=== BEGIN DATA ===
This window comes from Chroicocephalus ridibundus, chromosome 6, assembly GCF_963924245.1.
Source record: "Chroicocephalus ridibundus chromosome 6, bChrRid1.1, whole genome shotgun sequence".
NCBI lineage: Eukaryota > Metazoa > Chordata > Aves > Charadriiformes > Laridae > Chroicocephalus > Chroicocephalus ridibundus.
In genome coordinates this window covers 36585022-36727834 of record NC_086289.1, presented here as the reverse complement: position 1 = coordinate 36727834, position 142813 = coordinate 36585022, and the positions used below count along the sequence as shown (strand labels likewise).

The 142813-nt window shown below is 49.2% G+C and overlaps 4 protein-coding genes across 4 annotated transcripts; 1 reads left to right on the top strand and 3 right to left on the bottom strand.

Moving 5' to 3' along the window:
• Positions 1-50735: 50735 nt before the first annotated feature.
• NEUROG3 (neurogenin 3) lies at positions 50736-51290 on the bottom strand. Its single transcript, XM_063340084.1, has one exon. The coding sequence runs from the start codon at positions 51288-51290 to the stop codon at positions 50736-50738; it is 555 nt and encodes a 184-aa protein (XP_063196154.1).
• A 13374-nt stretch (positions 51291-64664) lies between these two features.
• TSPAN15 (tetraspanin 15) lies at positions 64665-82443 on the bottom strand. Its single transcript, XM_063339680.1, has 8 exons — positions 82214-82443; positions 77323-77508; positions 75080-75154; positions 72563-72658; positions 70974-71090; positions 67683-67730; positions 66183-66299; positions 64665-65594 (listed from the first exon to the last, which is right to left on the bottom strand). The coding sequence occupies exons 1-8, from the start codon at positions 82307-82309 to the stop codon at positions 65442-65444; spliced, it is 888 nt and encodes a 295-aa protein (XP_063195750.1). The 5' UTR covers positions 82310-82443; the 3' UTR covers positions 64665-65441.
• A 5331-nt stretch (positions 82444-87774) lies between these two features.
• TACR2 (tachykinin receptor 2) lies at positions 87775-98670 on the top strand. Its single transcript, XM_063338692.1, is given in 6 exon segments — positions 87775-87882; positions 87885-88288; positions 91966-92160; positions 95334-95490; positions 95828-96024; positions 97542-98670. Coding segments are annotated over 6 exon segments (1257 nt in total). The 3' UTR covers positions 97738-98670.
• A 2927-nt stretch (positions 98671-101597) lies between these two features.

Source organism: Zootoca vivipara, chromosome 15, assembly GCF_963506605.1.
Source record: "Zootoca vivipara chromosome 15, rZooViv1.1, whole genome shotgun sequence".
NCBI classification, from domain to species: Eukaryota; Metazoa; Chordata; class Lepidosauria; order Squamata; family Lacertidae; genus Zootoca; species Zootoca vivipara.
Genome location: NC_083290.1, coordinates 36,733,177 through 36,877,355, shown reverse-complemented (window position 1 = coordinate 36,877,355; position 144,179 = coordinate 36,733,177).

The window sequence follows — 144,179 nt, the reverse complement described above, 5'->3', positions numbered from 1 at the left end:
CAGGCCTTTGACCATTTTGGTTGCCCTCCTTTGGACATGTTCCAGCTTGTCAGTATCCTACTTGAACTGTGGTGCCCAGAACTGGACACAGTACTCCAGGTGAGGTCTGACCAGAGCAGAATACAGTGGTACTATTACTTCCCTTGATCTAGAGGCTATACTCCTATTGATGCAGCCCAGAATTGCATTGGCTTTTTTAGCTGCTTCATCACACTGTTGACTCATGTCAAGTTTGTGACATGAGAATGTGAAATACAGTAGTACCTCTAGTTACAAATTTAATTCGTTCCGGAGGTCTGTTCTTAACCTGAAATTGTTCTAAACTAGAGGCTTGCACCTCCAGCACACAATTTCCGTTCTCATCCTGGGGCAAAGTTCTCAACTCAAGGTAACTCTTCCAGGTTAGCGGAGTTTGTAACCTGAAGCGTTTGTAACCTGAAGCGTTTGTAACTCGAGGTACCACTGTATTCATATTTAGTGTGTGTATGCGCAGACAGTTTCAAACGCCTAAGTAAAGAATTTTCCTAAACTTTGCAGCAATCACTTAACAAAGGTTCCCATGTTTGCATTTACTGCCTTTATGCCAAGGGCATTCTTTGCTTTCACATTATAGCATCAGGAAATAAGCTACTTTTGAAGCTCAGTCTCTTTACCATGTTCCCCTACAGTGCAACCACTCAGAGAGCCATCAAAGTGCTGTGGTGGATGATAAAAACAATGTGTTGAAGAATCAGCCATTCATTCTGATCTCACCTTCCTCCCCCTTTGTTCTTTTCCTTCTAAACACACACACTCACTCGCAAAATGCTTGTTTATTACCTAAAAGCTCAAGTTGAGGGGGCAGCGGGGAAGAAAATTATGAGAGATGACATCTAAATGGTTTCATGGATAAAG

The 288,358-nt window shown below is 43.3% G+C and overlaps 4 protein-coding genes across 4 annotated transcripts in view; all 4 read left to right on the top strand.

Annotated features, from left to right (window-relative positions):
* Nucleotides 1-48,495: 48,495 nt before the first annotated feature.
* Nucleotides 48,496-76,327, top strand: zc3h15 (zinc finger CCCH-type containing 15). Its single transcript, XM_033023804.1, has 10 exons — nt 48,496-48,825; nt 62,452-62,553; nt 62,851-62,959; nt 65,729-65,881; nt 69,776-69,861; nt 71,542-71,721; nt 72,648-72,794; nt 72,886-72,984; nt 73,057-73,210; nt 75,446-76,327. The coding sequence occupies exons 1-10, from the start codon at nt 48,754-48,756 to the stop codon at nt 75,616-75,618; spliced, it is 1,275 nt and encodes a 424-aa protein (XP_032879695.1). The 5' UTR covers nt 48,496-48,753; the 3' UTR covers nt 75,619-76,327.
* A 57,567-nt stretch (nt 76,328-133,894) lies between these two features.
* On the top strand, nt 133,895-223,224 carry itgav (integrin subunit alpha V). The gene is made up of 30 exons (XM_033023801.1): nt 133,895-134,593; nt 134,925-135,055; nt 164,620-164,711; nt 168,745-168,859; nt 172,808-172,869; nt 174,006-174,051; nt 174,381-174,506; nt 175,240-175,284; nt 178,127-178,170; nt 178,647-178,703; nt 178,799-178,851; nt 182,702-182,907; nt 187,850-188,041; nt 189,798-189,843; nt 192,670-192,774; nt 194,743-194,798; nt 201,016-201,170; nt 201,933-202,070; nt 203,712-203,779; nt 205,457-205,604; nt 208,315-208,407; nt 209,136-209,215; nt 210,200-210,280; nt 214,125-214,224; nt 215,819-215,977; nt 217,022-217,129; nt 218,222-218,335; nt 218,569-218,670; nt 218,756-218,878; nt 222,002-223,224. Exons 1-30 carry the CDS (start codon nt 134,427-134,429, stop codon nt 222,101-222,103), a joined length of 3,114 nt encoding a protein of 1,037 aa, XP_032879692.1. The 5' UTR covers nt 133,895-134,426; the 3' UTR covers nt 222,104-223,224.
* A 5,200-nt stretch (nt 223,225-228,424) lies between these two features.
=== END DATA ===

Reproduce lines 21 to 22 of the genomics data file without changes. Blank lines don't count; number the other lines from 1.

Annotated features, from left to right (window-relative positions):
* Nucleotides 1-48,495: 48,495 nt before the first annotated feature.